I work for a transportation agency that is constantly building and updating bridges that span rivers; hence, we collaborate closely with the local office of the state’s fish and game agency. Legislation dictates that this fish and game agency has a right to offer input and regulation on any transportation project that crosses or is adjacent to a body of water. This contributes a perspective that helps to conserve the fish and wildlife that depend on these systems.
State and federal agencies typically have a set of best management practices that they expect contractors and collaborators to follow. These practices are required to help maintain and improve habitats, usually as a result of legislation that seeks to perpetuate fish or wildlife populations. Examples may include size requirements for riprap (large rocks or concrete blocks that help stabilize riverbanks) or limits on sediment input to the river. However, the dynamic nature of river systems can often defy a standard, one-size-fits-all methodology. It is therefore necessary to blend established sets of best practices with collaboration and innovation, critical elements to success in any conservation effort.
One example of collaboration that I have seen involved reseeding a riverbank after a bridge construction project. My agency was required to backfill the riprap with soil and reseed it. New willows, grasses and other plants facilitate wildlife movement as well as connectivity with the riparian corridor. It’s a good practice, and one that helps to maintain these habitats after the disturbance from a construction project.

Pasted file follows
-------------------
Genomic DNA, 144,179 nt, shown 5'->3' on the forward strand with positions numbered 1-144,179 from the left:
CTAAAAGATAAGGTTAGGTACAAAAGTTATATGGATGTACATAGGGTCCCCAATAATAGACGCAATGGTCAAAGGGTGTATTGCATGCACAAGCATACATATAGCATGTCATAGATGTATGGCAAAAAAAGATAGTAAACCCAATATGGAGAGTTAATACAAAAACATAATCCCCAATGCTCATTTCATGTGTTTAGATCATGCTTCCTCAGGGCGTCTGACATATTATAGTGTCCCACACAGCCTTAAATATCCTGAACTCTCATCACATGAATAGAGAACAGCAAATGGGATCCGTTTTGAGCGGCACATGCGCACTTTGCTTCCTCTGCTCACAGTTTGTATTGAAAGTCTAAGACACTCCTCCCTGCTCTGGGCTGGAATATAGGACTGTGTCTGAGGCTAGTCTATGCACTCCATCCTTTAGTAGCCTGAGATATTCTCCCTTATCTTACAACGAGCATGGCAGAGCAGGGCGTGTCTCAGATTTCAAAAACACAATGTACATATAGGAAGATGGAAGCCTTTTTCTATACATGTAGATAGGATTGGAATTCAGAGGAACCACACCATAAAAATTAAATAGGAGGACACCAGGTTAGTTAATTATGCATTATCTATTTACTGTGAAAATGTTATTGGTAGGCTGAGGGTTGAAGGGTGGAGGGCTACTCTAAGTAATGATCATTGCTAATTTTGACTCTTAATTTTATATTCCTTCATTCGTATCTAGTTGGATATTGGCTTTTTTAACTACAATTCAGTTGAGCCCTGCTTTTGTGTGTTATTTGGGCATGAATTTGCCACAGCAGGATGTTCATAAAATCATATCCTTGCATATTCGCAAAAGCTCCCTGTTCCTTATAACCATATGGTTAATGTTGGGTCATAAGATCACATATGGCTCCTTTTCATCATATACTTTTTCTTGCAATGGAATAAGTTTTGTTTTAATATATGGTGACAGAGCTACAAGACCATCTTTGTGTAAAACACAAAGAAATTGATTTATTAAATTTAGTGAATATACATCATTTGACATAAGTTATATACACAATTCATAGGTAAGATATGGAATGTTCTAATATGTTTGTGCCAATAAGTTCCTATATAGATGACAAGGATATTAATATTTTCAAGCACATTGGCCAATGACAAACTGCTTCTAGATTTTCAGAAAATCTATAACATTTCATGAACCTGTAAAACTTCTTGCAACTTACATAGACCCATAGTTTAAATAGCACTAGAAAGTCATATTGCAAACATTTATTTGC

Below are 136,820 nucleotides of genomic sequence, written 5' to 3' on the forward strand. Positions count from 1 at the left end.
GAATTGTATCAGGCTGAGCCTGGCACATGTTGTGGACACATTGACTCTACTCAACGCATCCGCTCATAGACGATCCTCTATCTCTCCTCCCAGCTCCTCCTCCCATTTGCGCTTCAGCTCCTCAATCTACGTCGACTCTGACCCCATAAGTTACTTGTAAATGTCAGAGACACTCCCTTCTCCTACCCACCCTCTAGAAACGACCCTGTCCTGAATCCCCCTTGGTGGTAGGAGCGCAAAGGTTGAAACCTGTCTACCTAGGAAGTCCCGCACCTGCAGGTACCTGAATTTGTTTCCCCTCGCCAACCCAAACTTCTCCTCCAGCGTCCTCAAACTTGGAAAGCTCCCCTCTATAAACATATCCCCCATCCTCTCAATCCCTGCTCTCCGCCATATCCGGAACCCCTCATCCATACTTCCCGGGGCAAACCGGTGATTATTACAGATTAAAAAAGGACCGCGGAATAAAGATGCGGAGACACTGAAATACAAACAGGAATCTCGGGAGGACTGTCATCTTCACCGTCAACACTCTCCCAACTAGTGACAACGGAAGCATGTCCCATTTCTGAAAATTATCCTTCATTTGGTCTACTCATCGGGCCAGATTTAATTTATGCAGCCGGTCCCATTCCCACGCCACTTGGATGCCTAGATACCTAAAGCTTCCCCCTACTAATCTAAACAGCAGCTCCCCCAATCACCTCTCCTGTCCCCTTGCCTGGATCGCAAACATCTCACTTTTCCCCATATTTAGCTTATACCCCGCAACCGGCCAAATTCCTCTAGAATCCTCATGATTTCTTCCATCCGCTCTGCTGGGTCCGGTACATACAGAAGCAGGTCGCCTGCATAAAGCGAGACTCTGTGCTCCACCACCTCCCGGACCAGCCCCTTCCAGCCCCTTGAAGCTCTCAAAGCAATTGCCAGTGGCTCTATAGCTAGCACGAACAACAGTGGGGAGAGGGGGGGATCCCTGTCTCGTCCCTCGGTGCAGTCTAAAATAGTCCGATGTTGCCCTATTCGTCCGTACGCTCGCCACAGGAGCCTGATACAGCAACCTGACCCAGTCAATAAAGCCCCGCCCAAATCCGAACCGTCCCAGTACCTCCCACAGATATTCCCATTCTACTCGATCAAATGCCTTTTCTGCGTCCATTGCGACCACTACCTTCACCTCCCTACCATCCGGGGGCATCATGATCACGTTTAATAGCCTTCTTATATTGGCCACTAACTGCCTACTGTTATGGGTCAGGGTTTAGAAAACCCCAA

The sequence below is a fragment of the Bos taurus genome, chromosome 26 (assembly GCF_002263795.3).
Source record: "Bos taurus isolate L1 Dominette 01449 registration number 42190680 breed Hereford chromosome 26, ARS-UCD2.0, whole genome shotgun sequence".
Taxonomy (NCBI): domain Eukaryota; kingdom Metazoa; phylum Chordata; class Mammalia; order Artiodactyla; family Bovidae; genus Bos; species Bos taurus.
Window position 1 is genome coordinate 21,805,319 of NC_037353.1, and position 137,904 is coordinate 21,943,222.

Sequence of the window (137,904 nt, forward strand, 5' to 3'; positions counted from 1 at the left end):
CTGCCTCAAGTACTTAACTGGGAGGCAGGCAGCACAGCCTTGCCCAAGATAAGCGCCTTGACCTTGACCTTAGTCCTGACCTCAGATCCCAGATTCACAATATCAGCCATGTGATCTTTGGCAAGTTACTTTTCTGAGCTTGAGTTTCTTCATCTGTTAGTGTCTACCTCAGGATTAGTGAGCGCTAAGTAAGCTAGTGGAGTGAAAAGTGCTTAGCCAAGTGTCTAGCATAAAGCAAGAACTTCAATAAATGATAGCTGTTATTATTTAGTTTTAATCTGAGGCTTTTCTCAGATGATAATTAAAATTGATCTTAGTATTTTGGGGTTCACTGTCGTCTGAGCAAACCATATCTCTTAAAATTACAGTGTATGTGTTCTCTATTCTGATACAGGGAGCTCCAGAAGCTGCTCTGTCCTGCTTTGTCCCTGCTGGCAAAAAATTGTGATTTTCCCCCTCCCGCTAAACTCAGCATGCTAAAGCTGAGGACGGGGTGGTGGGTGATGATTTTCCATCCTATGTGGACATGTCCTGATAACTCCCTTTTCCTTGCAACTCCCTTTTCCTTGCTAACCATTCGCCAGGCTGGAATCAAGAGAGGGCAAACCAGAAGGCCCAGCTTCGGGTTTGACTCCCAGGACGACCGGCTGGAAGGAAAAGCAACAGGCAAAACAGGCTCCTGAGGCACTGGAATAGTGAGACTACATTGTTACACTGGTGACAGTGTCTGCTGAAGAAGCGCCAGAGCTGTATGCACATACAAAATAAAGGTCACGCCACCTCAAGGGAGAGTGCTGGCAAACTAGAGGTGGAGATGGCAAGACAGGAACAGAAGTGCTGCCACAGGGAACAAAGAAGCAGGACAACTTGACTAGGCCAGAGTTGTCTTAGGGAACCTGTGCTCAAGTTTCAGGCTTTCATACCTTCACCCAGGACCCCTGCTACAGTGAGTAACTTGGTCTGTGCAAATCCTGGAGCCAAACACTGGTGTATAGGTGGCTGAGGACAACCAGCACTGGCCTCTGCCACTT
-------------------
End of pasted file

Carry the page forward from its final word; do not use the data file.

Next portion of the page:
However, reseeding doesn’t always go as planned. On one of our recent projects, we noticed that the area under the new bridge was extremely dark. The reseeding was unsuccessful because new plants were unable to survive in the darkened environment, and the soil that had backfilled the riprap was eventually swept into the river during high water events. Such soil inputs can cover spawning habitat and be debilitating for downstream fish habitat.
The term “compromise” can have a bad reputation, but this instance was an example of compromise at its best. My transportation agency reached out to the local fisheries biologist, and he understood that continuing to backfill riprap with soil in dark environments would ultimately be counterproductive to maintaining the fish habitat that we were all interested in conserving. He relaxed the requirement for certain situations.
Management and improvement of fish habitat is almost never confined to the streams and the lakes where it is eventually implemented – it expands and fills discussions between biologists, agencies, and the public. We must remember that our collaborators, stakeholders, and resources all operate in the sphere of human interactions and perspectives. It takes more than a successful scientific method to make a successful scientist; it takes the ability to listen and adjust. Sometimes, it takes compromise.
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